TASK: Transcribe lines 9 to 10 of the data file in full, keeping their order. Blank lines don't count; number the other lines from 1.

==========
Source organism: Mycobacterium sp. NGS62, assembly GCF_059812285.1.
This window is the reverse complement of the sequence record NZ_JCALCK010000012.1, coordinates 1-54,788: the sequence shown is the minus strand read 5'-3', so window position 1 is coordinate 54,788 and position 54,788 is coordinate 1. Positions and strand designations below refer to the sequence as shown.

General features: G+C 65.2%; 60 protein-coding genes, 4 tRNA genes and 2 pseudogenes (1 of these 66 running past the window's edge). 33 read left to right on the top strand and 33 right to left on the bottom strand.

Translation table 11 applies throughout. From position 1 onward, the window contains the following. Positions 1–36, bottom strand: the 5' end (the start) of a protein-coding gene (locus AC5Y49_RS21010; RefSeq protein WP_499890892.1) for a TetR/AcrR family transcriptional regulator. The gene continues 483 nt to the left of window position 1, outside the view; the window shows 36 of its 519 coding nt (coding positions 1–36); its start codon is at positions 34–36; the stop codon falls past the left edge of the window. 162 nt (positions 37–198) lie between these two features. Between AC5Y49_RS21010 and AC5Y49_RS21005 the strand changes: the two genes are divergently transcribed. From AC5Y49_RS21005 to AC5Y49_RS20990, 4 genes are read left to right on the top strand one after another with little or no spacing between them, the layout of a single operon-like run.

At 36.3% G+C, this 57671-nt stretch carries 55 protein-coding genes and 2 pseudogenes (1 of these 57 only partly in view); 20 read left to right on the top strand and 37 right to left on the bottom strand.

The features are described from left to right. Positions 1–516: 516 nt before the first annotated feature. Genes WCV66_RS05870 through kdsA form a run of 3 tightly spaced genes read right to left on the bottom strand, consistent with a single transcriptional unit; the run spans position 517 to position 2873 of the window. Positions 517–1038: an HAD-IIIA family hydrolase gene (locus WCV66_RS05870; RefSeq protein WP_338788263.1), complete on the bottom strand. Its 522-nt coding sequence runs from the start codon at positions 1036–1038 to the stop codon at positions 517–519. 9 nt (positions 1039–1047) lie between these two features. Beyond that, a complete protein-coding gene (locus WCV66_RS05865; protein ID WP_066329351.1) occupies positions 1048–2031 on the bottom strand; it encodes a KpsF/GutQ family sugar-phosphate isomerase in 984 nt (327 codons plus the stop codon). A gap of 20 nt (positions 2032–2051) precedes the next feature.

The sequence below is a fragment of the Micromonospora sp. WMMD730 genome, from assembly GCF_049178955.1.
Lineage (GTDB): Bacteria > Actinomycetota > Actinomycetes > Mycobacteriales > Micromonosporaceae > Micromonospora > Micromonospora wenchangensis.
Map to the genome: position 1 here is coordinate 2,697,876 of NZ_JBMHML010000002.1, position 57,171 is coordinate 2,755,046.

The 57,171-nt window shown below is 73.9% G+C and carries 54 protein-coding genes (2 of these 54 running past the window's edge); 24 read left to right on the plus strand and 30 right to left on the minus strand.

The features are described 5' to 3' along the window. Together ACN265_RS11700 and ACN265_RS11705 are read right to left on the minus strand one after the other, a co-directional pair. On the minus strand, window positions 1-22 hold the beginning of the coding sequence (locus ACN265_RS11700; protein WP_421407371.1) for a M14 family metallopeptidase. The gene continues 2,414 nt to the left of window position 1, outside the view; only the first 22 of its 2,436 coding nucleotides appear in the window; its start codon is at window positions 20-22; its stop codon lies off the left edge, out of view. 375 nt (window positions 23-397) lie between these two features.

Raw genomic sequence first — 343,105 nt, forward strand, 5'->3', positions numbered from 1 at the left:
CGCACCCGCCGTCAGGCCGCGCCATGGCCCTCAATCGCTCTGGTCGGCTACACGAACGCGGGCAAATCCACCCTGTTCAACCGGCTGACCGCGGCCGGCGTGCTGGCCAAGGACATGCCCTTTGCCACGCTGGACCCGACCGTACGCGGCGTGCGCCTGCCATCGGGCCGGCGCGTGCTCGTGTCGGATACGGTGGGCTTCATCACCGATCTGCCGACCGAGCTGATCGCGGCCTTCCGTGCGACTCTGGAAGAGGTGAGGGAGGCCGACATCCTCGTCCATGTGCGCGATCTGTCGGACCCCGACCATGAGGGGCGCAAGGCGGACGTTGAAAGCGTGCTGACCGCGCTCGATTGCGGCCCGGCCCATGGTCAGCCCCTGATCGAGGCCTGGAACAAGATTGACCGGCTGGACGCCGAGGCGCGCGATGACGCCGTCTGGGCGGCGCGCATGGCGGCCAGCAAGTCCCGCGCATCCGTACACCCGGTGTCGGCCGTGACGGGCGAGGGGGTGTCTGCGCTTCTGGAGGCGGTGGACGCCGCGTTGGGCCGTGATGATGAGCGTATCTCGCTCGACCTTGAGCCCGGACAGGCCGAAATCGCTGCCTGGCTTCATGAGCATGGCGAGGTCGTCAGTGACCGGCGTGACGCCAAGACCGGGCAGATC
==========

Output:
Map to the genome: position 1 here is coordinate 2,697,876 of NZ_JBMHML010000002.1, position 57,171 is coordinate 2,755,046.

The 57,171-nt window shown below is 73.9% G+C and carries 54 protein-coding genes (2 of these 54 running past the window's edge); 24 read left to right on the plus strand and 30 right to left on the minus strand.